The Senate Committee on Banking, Housing, and Urban Affairs last Thursday considered President Joe Biden's nominee Congresswoman Marcia Fudge  for Secretary of Housing and Urban Development (HUD).
Today housing advocates are calling on the Senate to swiftly confirm the 68-year-old former mayor and congresswoman from Warrensville, Ohio.
"After [Thursday's] nomination hearing, it is clear that she is the ideal candidate to serve as HUD Secretary at this moment in history, Lisa Rice, President and CEO of the National Fair Housing Alliance (NFHA) said . "With over four million instances of housing discrimination each year and increases in housing-related hate crimes over the past several years, we are eager to work with the Biden-Harris Administration and Secretary-designate Fudge to make fair housing a reality for everyone and advance racial equity."
For the Up for Growth foundation, Mike Kingsella noted following the hearing that Fudge is "the person who will have the most impact on President Biden’s housing plan."
Up for Growth  applauded Fudge's denunciation, during her hearing, of NIMBY-ism (she said, "We have to get rid of this notion of Not in My Backyard").
Senator Brian Schatz, the Senate Democratic lead on the Yes In My Backyard (YIMBY) Act, during his questioning, drew a clear line from the redlining practices of the early 20th Century to the widespread use of exclusionary zoning laws today. Fudge said educating Americans on the negative impact of exclusionary zoning could be a role for HUD.
Writes Kingsella: "We view Congresswoman Fudge’s selection as an indication the Biden Administration would use HUD as a vehicle to achieve racial equity and promote economic security and opportunity. These themes were indeed on display Thursday. From lifting Americans out of poverty to providing a pathway to the middle class through better access to homeownership, Congresswoman Fudge affirmed HUD could further her lifelong mission to alleviate poverty and promote racial justice."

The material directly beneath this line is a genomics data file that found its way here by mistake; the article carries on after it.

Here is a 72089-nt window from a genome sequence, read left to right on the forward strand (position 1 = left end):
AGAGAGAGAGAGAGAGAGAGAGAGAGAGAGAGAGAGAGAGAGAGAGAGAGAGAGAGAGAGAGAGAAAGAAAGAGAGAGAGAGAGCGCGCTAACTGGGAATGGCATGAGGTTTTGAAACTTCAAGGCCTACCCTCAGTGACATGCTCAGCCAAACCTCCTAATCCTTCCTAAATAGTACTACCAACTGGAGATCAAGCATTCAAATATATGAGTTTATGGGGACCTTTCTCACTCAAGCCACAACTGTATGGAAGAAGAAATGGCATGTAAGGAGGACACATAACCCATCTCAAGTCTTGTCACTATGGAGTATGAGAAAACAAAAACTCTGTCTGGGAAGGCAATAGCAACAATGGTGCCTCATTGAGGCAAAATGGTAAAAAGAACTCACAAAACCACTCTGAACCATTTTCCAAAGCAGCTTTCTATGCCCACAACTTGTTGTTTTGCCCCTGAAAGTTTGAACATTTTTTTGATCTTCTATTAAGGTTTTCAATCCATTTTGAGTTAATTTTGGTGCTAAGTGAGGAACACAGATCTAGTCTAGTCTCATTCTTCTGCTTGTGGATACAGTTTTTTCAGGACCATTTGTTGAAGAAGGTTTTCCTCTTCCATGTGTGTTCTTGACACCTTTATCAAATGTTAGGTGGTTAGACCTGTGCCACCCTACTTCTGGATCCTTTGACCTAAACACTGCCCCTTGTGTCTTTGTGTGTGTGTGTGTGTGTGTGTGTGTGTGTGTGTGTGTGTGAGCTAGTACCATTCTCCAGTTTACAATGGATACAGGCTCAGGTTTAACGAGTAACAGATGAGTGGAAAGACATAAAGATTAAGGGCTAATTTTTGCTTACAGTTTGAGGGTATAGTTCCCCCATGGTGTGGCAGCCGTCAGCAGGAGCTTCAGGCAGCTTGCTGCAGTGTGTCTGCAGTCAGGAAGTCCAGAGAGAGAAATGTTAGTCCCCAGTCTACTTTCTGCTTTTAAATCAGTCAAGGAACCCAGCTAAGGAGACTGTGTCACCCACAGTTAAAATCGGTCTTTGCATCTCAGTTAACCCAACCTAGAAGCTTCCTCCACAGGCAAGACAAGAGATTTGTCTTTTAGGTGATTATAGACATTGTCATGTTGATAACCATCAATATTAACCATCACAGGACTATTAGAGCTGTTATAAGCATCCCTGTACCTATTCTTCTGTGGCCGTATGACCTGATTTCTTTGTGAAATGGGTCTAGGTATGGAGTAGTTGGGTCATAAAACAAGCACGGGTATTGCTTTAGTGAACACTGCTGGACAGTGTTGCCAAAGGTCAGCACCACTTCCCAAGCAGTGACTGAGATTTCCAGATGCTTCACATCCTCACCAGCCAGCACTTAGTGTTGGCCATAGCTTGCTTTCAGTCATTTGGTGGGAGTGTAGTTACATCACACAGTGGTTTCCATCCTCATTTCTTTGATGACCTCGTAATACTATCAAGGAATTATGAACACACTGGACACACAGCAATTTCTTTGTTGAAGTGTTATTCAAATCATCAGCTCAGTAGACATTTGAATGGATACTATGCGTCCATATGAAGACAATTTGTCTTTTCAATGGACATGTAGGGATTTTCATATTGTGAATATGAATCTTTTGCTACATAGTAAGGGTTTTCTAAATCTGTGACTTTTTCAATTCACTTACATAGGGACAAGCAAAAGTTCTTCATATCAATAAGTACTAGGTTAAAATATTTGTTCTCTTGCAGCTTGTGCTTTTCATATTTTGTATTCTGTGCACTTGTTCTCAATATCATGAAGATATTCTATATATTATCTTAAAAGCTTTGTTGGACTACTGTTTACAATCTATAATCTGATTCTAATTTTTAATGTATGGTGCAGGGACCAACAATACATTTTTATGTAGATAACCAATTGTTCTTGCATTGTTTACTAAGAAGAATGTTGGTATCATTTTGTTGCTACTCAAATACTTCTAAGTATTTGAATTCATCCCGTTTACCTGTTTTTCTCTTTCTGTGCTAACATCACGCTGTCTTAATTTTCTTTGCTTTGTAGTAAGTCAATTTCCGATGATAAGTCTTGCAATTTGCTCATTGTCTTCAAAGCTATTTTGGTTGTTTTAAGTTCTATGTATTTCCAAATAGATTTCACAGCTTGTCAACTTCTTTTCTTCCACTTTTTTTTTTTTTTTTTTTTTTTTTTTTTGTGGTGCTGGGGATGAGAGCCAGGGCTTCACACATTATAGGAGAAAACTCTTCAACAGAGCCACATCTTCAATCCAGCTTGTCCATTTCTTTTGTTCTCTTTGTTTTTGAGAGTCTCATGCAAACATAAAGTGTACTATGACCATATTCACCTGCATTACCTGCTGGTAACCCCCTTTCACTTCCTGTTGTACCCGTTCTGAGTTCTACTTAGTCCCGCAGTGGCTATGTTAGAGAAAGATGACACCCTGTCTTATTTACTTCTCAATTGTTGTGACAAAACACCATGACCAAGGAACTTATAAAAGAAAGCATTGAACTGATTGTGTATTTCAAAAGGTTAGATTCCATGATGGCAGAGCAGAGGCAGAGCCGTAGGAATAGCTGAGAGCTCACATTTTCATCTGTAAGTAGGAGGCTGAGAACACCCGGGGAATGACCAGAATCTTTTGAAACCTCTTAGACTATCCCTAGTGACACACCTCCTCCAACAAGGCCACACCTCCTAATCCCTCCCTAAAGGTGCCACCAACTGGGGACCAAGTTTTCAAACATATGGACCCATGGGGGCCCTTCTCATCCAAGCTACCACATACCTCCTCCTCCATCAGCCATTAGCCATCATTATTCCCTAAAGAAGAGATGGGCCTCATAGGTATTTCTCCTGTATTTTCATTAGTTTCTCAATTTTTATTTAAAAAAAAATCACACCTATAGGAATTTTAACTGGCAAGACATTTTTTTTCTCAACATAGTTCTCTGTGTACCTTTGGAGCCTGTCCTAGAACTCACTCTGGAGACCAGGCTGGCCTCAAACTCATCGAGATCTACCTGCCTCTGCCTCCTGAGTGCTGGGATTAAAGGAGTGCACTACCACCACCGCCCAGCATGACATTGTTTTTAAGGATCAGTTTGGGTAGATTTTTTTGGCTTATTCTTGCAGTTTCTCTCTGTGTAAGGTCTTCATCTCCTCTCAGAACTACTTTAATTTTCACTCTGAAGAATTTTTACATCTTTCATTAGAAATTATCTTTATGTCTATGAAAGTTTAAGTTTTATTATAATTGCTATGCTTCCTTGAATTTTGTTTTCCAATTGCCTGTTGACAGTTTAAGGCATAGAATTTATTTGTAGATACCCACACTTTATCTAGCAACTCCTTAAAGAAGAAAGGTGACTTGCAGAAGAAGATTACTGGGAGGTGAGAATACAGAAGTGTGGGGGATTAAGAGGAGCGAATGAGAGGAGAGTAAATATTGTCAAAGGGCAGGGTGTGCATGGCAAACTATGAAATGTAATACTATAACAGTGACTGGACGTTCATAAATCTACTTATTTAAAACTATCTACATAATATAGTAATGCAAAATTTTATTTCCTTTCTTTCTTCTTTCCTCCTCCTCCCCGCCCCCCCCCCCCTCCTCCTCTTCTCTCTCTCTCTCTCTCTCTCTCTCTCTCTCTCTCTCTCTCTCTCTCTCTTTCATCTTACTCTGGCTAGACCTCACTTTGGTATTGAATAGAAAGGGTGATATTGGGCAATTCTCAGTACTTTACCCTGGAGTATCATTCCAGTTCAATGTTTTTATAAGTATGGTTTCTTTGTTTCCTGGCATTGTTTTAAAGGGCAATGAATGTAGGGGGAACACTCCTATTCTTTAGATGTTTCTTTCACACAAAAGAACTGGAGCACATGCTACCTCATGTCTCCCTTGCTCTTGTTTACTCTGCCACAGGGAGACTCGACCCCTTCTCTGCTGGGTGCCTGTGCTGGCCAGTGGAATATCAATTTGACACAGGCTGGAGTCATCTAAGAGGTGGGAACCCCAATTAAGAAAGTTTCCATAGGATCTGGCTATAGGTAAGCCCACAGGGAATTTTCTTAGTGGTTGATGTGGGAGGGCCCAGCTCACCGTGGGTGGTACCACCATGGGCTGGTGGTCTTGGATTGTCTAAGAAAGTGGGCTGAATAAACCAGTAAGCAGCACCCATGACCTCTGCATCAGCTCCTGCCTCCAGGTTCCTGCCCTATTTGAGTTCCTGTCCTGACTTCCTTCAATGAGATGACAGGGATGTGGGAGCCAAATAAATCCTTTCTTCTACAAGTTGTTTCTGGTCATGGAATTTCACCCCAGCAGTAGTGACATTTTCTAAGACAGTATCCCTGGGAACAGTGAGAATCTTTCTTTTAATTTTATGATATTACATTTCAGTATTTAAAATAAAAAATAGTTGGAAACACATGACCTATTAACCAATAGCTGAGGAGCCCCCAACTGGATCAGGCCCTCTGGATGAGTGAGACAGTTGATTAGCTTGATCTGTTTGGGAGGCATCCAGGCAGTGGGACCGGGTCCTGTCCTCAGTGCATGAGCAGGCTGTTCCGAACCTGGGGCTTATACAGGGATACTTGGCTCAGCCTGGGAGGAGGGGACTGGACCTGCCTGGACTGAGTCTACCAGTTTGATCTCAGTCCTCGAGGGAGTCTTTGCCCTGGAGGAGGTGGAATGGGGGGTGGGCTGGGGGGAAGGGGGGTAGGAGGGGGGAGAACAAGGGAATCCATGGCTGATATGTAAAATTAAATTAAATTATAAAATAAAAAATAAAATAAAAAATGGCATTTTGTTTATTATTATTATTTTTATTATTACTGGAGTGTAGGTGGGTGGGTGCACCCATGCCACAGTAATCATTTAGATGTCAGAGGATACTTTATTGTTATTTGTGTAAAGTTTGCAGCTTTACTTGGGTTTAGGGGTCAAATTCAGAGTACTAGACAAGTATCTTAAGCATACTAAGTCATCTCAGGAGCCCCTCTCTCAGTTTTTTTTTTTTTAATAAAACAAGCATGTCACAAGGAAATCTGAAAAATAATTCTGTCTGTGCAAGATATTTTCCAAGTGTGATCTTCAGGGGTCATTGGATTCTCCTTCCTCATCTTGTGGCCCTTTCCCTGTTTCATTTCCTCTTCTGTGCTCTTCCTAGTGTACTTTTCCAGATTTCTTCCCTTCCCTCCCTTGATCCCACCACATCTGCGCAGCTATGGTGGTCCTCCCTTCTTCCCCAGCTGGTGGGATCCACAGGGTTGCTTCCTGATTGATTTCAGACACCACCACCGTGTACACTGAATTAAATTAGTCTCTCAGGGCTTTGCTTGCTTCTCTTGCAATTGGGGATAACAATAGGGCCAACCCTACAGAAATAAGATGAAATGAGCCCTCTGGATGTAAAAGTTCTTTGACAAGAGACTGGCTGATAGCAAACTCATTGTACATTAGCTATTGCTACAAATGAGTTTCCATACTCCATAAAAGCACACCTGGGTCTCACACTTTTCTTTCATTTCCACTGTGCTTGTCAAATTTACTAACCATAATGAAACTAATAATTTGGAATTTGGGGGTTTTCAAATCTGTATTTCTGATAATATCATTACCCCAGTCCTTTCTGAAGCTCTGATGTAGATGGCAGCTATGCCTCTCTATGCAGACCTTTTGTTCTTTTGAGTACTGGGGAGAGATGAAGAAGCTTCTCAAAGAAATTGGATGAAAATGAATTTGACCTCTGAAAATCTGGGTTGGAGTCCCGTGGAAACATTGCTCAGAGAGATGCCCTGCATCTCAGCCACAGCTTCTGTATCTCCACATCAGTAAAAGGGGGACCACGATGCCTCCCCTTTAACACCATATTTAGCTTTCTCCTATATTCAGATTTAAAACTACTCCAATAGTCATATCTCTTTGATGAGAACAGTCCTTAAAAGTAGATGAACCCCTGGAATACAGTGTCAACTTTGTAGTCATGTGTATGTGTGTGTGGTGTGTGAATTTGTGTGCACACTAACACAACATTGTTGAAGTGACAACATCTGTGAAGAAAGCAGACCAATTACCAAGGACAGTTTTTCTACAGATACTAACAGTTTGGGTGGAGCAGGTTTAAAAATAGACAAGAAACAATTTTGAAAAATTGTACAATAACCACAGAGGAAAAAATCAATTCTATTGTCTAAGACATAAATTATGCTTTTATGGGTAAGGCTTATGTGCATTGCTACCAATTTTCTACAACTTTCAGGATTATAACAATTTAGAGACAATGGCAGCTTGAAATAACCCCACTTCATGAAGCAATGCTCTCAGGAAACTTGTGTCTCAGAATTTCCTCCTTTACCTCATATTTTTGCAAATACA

Some housing experts hope that HUD, under Fudge's leadership, has the potential to accomplish unprecedented change, making housing a right rather than a privilege, according to Bloomberg's CityLab .
"Her first two policy priorities  will be undoing rules set during the Trump administration that rolled back fair housing discrimination," Malcom Glenn, a fellow in the Future of Land and Housing program at New America told CityLab. "But simply reinstating these protections are the floor of what is possible."
Glenn tells CityLab that many existential housing-related challenges Black families face did not begin with the pandemic.
"These issues go back quite frankly to Reconstruction, and all of the very intentional efforts on behalf of government entities at all levels to undermine Black families to get access to property. It’s a tall order to expect President Biden [and Fudge] to remedy all of those issues. Just recognizing [the] opportunity to repair some of the damage that was done over the last four years is where I would say he should start.”
As the housing industry awaits a confirmation, it is worth noting that in the past 100 years, the Senate has only rejected a nominee three times .
Still, advocates have expressed a sense of urgency.
Echoing the NFHA sentiment, Up for Growth urged the committee and broader Senate to "move quickly to confirm soon-to-be Secretary Fudge so President Biden’s ambitious housing plan – including tackling the scourge of exclusionary zoning and achieving housing equity – can get off to a running start."